Lewton did not like change for change’s sake, says Bonnani, and was suspicious of schemes such as the closing of the street to create a pedestrian mall called The Commons. Still, he knew that on the clothing front he had to be nimble. A page in the September 23, 1969 issue of the Cornell Daily Sun carried an advertisement for the film “Midnight Cowboy” on the left and an advertisement for John Lewton on the right. It was perhaps a bit jarring to see them together, but the Lewton advertisement is transitional, as far as the Ivy heyday goes. It still recommends the university-style suit model it calls the Brooks, but the ad also promotes a new two-button model, fitted and with a deep vent. It was clear that the times were changing.
Looking at Lewton’s ads of the period, one can see how he navigated the post-Ivy era. One could put together an outfit comprised of Austin Hill tartan trousers, Braemar sweater, and Gordon-Ford jacket of corduroy or tweed, and come up with a higher-end version of a look not much different from what Playboy was showing in its fashion pictorials. However, at one point the haberdasher ran afoul of one counter-culture icon. Will Gubin, Cornell class of ’66, recalls that Richard Farina’s book “Been Down So Long It Looks Like Up to Me” mentions Lewton. “The book was obviously about Cornell,” says Gubin, “but Farina had changed the names of every person and place in the book, except one: John Lewton.” The book references to Lewton are the following:
Why don’t you flee man before you get some bath oil on your nice John Lewton suit?
And Oeuf — under his tailored John Lewton pajama tops —wore a Sea Island shirt and a English challis tie.
As the times changed, Lewton would retain some student trade, but it was his dedicated base of professionals, doctors, lawyers, and professors that would become the backbone of his business. Bonnani recalls his time serving Lewton’s loyal customers “with a tear in my eye and a lump in my throat.” The customer service was superb and included house calls. Bonnani recalls a customer named JS Barr who had an eponymous stock brokerage firm in town. He was old and feeble but still came in to buy suits. When he reached the point where he needed assistance getting his pants on and off, Bonnani would accompany him to the fitting room. “You’re not going to get service like that again,” Bonnani says.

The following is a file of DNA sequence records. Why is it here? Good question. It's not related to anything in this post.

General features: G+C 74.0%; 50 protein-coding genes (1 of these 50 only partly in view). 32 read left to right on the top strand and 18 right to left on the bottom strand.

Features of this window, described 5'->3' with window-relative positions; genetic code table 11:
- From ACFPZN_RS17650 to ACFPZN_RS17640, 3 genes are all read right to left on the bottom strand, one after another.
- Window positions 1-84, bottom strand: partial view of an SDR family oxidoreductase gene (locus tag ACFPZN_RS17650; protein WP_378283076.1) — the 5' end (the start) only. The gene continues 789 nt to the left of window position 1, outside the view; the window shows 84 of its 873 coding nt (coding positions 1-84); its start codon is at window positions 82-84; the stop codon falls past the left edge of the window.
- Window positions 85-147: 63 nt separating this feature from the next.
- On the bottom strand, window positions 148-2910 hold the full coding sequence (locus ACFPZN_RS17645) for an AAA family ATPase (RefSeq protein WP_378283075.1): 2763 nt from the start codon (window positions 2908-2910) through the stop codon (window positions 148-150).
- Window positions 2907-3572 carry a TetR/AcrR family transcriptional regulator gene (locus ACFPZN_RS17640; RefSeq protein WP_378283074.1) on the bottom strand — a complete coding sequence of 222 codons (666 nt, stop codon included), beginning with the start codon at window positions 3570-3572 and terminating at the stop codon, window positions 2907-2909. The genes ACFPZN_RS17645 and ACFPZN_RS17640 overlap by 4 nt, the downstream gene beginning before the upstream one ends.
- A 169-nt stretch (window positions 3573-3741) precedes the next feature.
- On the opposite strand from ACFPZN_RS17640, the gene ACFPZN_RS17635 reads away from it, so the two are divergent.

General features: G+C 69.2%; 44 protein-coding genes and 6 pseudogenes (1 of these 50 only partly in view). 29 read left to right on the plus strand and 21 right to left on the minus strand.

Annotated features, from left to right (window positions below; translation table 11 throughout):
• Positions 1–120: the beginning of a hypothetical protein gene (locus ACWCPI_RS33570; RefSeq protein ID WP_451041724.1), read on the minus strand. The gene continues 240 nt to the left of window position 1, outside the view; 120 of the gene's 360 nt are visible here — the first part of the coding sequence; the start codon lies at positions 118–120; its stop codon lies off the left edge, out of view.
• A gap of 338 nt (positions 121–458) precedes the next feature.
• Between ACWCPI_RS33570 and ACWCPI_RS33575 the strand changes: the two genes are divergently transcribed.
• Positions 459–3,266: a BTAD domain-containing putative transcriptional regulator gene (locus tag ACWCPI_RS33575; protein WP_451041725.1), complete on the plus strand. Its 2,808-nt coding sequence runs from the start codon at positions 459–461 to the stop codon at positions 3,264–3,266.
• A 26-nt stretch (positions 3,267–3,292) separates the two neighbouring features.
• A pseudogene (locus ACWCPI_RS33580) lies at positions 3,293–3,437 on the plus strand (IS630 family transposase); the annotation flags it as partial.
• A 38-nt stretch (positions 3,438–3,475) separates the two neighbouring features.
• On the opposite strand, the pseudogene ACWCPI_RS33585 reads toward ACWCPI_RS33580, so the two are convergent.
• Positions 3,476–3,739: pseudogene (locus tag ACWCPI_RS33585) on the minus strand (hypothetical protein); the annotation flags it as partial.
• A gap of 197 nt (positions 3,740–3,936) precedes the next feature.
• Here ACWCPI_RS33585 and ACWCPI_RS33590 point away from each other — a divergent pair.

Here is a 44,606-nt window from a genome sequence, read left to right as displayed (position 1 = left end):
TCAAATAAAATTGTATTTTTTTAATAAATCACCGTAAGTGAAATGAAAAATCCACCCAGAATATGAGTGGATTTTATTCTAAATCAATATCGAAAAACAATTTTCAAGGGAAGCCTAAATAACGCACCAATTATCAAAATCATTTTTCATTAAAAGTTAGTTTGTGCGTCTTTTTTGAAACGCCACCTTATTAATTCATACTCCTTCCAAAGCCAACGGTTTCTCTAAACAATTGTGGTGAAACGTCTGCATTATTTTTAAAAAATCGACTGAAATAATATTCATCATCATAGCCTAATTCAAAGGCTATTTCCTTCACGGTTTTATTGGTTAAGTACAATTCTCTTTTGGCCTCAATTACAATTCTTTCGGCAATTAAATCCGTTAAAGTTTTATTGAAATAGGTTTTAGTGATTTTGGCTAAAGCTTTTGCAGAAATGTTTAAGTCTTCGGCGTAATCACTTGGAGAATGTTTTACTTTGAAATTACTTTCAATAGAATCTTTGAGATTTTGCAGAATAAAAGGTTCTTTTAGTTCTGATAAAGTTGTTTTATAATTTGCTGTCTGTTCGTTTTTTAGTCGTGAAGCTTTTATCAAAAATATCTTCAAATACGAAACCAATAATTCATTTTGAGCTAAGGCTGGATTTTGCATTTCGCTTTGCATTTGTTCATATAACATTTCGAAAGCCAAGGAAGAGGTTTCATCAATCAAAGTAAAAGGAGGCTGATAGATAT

The clothing business fit the Lewtons’ lifestyle perfectly. They lived and worked in the downtown building, which they restored in 1975. Clara (who went by Claire) had excellent taste and was the buyer for the women’s department, which was launched in 1962. “My best memories of John were when he was telling jokes or picking on Claire about how much more the men’s store sold that day versus the women’s,” says Lewton’s nephew David Patterson. The couple were members of the local country club and yacht club and spent their summers in a cottage home on the west shore of Cayuga Lake. As they aged they also bought a home in Pompano Beach, Florida, where they spent their winters.
It was in Pompano Beach that the good times ended for this succesful retail duo. Clara died on February 4, 1977, and John soon sold his business to another young couple, Tom and Meg Hilton, who ran the store until 1986. John Lewton died the following year. Says Bonnani, “I think he died of a broken heart.” — CHRISTOPHER SHARP